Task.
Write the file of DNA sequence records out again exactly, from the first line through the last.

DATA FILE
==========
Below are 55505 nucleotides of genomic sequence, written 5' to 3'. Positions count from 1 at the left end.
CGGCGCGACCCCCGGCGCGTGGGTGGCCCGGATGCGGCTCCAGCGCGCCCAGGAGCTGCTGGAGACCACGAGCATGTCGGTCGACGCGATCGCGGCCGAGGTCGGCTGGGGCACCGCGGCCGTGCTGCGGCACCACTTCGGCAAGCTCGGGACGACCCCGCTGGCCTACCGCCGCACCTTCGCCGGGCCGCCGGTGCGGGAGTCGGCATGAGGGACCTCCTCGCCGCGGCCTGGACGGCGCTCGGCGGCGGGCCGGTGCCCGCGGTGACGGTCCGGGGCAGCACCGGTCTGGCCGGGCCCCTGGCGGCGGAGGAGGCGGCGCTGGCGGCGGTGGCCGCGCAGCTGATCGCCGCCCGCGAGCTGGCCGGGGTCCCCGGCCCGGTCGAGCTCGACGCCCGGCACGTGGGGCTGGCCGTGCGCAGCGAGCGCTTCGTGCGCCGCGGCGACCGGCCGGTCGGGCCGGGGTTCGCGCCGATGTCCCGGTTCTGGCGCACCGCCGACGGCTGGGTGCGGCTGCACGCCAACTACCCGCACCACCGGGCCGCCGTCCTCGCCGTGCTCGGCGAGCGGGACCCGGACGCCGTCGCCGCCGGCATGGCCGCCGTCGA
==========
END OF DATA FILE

Below are 55505 nucleotides of genomic sequence, written 5' to 3'. Positions count from 1 at the left end.
CGGCGCGACCCCCGGCGCGTGGGTGGCCCGGATGCGGCTCCAGCGCGCCCAGGAGCTGCTGGAGACCACGAGCATGTCGGTCGACGCGATCGCGGCCGAGGTCGGCTGGGGCACCGCGGCCGTGCTGCGGCACCACTTCGGCAAGCTCGGGACGACCCCGCTGGCCTACCGCCGCACCTTCGCCGGGCCGCCGGTGCGGGAGTCGGCATGAGGGACCTCCTCGCCGCGGCCTGGACGGCGCTCGGCGGCGGGCCGGTGCCCGCGGTGACGGTCCGGGGCAGCACCGGTCTGGCCGGGCCCCTGGCGGCGGAGGAGGCGGCGCTGGCGGCGGTGGCCGCGCAGCTGATCGCCGCCCGCGAGCTGGCCGGGGTCCCCGGCCCGGTCGAGCTCGACGCCCGGCACGTGGGGCTGGCCGTGCGCAGCGAGCGCTTCGTGCGCCGCGGCGACCGGCCGGTCGGGCCGGGGTTCGCGCCGATGTCCCGGTTCTGGCGCACCGCCGACGGCTGGGTGCGGCTGCACGCCAACTACCCGCACCACCGGGCCGCCGTCCTCGCCGTGCTCGGCGAGCGGGACCCGGACGCCGTCGCCGCCGGCATGGCCGCCGTCGA